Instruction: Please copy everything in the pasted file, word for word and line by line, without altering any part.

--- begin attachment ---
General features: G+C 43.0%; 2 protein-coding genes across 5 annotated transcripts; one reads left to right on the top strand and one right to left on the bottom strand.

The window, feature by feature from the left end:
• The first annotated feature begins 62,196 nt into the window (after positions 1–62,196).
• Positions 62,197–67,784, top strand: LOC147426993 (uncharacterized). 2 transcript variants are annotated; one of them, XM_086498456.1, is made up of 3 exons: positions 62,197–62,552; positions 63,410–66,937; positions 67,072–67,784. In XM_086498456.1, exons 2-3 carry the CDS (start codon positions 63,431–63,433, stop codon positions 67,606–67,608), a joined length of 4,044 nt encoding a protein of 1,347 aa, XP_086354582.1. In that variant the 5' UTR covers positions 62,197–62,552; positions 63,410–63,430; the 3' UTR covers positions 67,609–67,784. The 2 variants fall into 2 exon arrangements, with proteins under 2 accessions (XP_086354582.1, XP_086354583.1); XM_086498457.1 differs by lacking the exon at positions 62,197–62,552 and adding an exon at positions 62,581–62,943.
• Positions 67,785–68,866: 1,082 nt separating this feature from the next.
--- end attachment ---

General features: G+C 43.0%; 2 protein-coding genes across 5 annotated transcripts; one reads left to right on the top strand and one right to left on the bottom strand.

The window, feature by feature from the left end:
• The first annotated feature begins 62,196 nt into the window (after positions 1–62,196).
• Positions 62,197–67,784, top strand: LOC147426993 (uncharacterized). 2 transcript variants are annotated; one of them, XM_086498456.1, is made up of 3 exons: positions 62,197–62,552; positions 63,410–66,937; positions 67,072–67,784. In XM_086498456.1, exons 2-3 carry the CDS (start codon positions 63,431–63,433, stop codon positions 67,606–67,608), a joined length of 4,044 nt encoding a protein of 1,347 aa, XP_086354582.1. In that variant the 5' UTR covers positions 62,197–62,552; positions 63,410–63,430; the 3' UTR covers positions 67,609–67,784. The 2 variants fall into 2 exon arrangements, with proteins under 2 accessions (XP_086354582.1, XP_086354583.1); XM_086498457.1 differs by lacking the exon at positions 62,197–62,552 and adding an exon at positions 62,581–62,943.
• Positions 67,785–68,866: 1,082 nt separating this feature from the next.